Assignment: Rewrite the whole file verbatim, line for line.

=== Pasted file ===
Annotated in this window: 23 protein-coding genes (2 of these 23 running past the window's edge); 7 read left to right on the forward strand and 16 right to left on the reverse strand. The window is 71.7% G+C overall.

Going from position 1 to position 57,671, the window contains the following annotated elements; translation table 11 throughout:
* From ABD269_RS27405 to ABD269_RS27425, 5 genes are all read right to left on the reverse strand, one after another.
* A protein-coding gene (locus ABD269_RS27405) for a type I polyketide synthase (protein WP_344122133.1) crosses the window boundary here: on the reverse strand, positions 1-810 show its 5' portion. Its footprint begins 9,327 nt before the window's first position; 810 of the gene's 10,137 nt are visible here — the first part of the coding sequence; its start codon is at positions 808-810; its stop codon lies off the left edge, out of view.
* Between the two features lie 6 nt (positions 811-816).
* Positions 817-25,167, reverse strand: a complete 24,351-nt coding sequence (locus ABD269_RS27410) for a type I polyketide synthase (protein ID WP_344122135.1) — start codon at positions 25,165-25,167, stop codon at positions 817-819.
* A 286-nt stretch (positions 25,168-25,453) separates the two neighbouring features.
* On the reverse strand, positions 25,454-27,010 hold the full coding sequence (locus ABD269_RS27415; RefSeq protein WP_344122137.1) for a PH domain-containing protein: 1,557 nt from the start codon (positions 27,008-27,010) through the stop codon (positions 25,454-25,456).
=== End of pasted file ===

Annotated in this window: 23 protein-coding genes (2 of these 23 running past the window's edge); 7 read left to right on the forward strand and 16 right to left on the reverse strand. The window is 71.7% G+C overall.

Going from position 1 to position 57,671, the window contains the following annotated elements; translation table 11 throughout:
* From ABD269_RS27405 to ABD269_RS27425, 5 genes are all read right to left on the reverse strand, one after another.
* A protein-coding gene (locus ABD269_RS27405) for a type I polyketide synthase (protein WP_344122133.1) crosses the window boundary here: on the reverse strand, positions 1-810 show its 5' portion. Its footprint begins 9,327 nt before the window's first position; 810 of the gene's 10,137 nt are visible here — the first part of the coding sequence; its start codon is at positions 808-810; its stop codon lies off the left edge, out of view.
* Between the two features lie 6 nt (positions 811-816).
* Positions 817-25,167, reverse strand: a complete 24,351-nt coding sequence (locus ABD269_RS27410) for a type I polyketide synthase (protein ID WP_344122135.1) — start codon at positions 25,165-25,167, stop codon at positions 817-819.
* A 286-nt stretch (positions 25,168-25,453) separates the two neighbouring features.
* On the reverse strand, positions 25,454-27,010 hold the full coding sequence (locus ABD269_RS27415; RefSeq protein WP_344122137.1) for a PH domain-containing protein: 1,557 nt from the start codon (positions 27,008-27,010) through the stop codon (positions 25,454-25,456).